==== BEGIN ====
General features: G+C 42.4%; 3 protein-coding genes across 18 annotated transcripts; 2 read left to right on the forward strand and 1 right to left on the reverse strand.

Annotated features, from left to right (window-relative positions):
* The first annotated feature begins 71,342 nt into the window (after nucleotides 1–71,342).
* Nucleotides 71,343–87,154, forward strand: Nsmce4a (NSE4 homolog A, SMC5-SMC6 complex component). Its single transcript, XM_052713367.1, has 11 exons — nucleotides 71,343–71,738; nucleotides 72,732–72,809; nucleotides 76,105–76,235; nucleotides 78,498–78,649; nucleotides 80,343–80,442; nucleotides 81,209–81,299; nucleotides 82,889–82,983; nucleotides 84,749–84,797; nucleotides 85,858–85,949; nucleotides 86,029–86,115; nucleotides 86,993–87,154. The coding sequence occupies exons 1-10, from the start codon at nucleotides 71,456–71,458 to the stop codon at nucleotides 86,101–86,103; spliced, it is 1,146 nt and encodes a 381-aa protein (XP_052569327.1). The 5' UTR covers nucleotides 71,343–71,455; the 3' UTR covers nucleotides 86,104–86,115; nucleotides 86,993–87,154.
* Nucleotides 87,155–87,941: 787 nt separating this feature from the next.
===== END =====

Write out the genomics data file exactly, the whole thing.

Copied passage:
General features: G+C 42.4%; 3 protein-coding genes across 18 annotated transcripts; 2 read left to right on the forward strand and 1 right to left on the reverse strand.

Annotated features, from left to right (window-relative positions):
* The first annotated feature begins 71,342 nt into the window (after nucleotides 1–71,342).
* Nucleotides 71,343–87,154, forward strand: Nsmce4a (NSE4 homolog A, SMC5-SMC6 complex component). Its single transcript, XM_052713367.1, has 11 exons — nucleotides 71,343–71,738; nucleotides 72,732–72,809; nucleotides 76,105–76,235; nucleotides 78,498–78,649; nucleotides 80,343–80,442; nucleotides 81,209–81,299; nucleotides 82,889–82,983; nucleotides 84,749–84,797; nucleotides 85,858–85,949; nucleotides 86,029–86,115; nucleotides 86,993–87,154. The coding sequence occupies exons 1-10, from the start codon at nucleotides 71,456–71,458 to the stop codon at nucleotides 86,101–86,103; spliced, it is 1,146 nt and encodes a 381-aa protein (XP_052569327.1). The 5' UTR covers nucleotides 71,343–71,455; the 3' UTR covers nucleotides 86,104–86,115; nucleotides 86,993–87,154.
* Nucleotides 87,155–87,941: 787 nt separating this feature from the next.